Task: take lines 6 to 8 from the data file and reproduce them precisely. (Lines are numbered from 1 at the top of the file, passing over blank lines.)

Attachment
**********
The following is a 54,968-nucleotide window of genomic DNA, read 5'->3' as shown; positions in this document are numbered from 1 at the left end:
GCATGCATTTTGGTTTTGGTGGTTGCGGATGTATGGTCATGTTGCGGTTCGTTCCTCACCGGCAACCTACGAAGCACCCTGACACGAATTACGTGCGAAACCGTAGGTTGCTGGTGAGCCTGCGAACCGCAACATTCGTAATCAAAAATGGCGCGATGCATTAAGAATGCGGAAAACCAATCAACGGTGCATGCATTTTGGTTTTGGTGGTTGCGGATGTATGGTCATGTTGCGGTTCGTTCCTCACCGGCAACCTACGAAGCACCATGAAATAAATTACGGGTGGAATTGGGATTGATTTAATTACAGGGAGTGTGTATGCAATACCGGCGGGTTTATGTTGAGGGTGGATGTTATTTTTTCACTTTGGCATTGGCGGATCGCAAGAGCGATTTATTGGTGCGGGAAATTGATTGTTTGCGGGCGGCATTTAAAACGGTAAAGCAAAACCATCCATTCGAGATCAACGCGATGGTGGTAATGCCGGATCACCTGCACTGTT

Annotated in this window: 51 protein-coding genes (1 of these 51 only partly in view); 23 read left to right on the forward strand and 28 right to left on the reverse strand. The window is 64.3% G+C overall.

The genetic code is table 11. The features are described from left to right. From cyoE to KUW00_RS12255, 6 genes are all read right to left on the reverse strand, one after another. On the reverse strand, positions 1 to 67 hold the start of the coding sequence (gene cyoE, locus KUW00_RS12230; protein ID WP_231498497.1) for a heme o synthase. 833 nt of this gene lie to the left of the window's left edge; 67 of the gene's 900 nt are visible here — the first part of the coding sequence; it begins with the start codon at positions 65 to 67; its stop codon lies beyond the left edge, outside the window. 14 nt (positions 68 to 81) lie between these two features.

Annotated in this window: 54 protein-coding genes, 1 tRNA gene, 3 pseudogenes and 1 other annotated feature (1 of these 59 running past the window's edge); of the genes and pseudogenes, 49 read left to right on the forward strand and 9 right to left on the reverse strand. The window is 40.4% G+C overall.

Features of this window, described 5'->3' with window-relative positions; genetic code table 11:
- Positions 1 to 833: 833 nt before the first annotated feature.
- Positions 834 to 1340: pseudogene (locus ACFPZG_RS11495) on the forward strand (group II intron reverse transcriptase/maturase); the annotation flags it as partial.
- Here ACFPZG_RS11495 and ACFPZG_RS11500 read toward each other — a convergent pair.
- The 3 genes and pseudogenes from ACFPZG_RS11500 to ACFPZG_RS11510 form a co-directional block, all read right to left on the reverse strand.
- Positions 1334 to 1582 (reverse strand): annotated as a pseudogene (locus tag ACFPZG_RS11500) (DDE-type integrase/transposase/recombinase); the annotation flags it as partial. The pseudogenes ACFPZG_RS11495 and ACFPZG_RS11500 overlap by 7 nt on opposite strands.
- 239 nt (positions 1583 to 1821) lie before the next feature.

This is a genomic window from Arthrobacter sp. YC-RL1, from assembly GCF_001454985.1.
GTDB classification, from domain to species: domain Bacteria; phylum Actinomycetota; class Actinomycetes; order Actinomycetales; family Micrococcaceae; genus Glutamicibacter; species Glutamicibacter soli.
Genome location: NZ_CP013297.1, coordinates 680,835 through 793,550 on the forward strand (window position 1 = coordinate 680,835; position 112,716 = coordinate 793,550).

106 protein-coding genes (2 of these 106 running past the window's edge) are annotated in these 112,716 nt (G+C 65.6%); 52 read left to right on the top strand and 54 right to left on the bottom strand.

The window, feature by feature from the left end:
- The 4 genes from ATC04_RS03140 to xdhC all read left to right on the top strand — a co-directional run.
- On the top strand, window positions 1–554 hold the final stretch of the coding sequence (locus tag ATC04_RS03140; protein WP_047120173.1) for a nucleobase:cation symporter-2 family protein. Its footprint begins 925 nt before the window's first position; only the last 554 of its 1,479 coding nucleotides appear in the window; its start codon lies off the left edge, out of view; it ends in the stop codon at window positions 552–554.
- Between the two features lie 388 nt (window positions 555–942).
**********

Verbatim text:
Features of this window, described 5'->3' with window-relative positions; genetic code table 11:
- Positions 1 to 833: 833 nt before the first annotated feature.
- Positions 834 to 1340: pseudogene (locus ACFPZG_RS11495) on the forward strand (group II intron reverse transcriptase/maturase); the annotation flags it as partial.